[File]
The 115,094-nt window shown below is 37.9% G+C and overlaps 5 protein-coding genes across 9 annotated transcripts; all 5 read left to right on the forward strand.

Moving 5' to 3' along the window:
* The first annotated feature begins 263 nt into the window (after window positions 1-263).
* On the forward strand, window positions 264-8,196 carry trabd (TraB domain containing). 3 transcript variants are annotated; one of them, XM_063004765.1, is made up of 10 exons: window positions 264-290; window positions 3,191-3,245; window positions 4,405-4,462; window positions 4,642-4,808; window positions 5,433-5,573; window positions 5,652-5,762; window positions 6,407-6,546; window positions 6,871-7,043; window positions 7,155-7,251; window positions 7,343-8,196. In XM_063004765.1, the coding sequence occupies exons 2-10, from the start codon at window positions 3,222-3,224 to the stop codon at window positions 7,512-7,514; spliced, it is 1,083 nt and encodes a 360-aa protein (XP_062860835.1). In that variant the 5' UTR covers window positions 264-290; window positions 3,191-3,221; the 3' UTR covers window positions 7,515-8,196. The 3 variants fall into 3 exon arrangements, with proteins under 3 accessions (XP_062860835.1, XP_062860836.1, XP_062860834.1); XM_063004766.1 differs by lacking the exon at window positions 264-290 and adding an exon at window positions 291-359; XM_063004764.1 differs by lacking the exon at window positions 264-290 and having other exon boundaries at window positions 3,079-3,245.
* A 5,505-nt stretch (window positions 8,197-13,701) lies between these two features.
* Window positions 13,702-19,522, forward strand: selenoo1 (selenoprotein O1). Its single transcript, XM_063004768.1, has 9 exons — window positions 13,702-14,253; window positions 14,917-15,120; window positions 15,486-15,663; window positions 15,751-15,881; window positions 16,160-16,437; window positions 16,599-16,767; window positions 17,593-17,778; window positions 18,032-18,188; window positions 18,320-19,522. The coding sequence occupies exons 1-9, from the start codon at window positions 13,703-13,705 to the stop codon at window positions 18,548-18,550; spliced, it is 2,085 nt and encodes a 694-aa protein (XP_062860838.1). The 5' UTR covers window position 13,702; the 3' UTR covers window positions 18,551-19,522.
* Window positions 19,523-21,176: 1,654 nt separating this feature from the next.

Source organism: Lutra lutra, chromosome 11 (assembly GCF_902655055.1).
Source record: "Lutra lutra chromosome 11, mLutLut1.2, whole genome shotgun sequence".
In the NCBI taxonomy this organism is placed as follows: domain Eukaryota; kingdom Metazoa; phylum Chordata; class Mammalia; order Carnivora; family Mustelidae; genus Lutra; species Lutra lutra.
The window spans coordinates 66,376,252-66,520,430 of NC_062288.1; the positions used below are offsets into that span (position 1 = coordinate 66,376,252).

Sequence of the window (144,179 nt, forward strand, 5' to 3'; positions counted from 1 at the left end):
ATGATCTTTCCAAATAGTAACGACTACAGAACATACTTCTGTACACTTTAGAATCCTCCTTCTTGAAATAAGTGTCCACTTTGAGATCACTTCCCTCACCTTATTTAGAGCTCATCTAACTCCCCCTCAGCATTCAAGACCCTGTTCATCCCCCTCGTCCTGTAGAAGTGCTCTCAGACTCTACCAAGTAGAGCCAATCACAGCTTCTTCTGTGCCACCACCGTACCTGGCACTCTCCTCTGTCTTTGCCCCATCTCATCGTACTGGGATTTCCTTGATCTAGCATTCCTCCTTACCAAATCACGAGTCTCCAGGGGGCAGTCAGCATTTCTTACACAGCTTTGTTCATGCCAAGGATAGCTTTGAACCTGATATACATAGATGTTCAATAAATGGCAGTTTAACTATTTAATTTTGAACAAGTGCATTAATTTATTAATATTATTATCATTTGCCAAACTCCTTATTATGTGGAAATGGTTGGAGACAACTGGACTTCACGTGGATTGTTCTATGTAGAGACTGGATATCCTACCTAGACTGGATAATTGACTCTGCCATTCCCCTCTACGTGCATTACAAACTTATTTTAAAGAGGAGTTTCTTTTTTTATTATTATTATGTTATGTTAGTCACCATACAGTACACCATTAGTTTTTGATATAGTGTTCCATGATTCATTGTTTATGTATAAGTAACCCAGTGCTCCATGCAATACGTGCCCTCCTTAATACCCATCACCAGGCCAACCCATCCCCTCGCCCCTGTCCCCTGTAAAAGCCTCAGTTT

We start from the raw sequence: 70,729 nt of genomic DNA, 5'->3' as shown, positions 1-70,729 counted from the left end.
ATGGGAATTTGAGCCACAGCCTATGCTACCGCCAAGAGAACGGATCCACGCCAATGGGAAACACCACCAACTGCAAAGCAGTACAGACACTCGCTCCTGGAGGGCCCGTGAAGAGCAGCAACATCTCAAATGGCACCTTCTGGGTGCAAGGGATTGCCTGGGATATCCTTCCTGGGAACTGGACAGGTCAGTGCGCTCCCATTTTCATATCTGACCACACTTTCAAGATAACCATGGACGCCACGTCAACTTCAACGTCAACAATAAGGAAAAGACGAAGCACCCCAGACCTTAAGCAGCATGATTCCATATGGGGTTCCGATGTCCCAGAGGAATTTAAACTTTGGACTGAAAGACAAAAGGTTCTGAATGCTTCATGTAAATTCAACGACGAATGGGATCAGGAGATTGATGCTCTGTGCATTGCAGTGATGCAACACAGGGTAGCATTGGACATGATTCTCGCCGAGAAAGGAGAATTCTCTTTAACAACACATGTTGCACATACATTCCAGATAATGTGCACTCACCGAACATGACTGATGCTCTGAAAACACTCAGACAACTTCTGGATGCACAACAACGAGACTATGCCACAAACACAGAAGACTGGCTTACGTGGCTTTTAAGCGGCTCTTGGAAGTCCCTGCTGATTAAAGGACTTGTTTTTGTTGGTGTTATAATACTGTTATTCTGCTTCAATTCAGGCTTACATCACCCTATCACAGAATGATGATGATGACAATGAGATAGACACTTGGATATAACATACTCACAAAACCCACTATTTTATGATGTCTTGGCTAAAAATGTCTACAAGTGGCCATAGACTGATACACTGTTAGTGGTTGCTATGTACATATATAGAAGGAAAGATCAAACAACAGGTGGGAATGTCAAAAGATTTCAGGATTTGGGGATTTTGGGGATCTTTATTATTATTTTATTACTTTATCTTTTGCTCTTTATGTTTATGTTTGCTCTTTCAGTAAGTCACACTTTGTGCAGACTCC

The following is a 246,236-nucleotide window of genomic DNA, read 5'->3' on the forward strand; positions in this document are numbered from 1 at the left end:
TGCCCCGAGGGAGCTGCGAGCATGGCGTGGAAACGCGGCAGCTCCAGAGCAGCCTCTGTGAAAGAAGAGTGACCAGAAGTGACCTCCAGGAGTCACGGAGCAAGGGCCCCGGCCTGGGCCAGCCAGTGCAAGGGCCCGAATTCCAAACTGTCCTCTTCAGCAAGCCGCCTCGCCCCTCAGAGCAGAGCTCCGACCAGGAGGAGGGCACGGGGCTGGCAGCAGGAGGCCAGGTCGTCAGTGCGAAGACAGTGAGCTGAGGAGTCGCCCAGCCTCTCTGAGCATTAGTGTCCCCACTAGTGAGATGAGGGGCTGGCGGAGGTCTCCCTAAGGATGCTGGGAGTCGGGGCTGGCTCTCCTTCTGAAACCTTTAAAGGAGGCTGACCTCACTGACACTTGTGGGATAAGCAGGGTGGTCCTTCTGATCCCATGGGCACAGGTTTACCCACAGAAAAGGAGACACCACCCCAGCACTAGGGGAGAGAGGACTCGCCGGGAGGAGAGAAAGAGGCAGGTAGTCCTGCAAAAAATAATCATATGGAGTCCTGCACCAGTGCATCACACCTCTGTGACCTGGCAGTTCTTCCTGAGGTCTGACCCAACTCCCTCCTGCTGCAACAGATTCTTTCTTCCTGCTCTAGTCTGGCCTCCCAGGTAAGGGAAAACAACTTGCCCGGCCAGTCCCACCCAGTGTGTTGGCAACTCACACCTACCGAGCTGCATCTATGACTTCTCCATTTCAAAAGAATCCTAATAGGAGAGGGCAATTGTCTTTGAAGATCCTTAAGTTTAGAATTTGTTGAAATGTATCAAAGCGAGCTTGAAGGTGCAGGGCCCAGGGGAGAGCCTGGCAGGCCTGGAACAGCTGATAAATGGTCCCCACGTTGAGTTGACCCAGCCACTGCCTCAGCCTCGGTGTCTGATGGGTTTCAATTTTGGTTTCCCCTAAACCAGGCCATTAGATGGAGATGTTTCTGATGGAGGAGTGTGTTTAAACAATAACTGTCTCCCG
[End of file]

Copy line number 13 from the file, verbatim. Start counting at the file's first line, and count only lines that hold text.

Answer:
ATGATCTTTCCAAATAGTAACGACTACAGAACATACTTCTGTACACTTTAGAATCCTCCTTCTTGAAATAAGTGTCCACTTTGAGATCACTTCCCTCACCTTATTTAGAGCTCATCTAACTCCCCCTCAGCATTCAAGACCCTGTTCATCCCCCTCGTCCTGTAGAAGTGCTCTCAGACTCTACCAAGTAGAGCCAATCACAGCTTCTTCTGTGCCACCACCGTACCTGGCACTCTCCTCTGTCTTTGCCCCATCTCATCGTACTGGGATTTCCTTGATCTAGCATTCCTCCTTACCAAATCACGAGTCTCCAGGGGGCAGTCAGCATTTCTTACACAGCTTTGTTCATGCCAAGGATAGCTTTGAACCTGATATACATAGATGTTCAATAAATGGCAGTTTAACTATTTAATTTTGAACAAGTGCATTAATTTATTAATATTATTATCATTTGCCAAACTCCTTATTATGTGGAAATGGTTGGAGACAACTGGACTTCACGTGGATTGTTCTATGTAGAGACTGGATATCCTACCTAGACTGGATAATTGACTCTGCCATTCCCCTCTACGTGCATTACAAACTTATTTTAAAGAGGAGTTTCTTTTTTTATTATTATTATGTTATGTTAGTCACCATACAGTACACCATTAGTTTTTGATATAGTGTTCCATGATTCATTGTTTATGTATAAGTAACCCAGTGCTCCATGCAATACGTGCCCTCCTTAATACCCATCACCAGGCCAACCCATCCCCTCGCCCCTGTCCCCTGTAAAAGCCTCAGTTT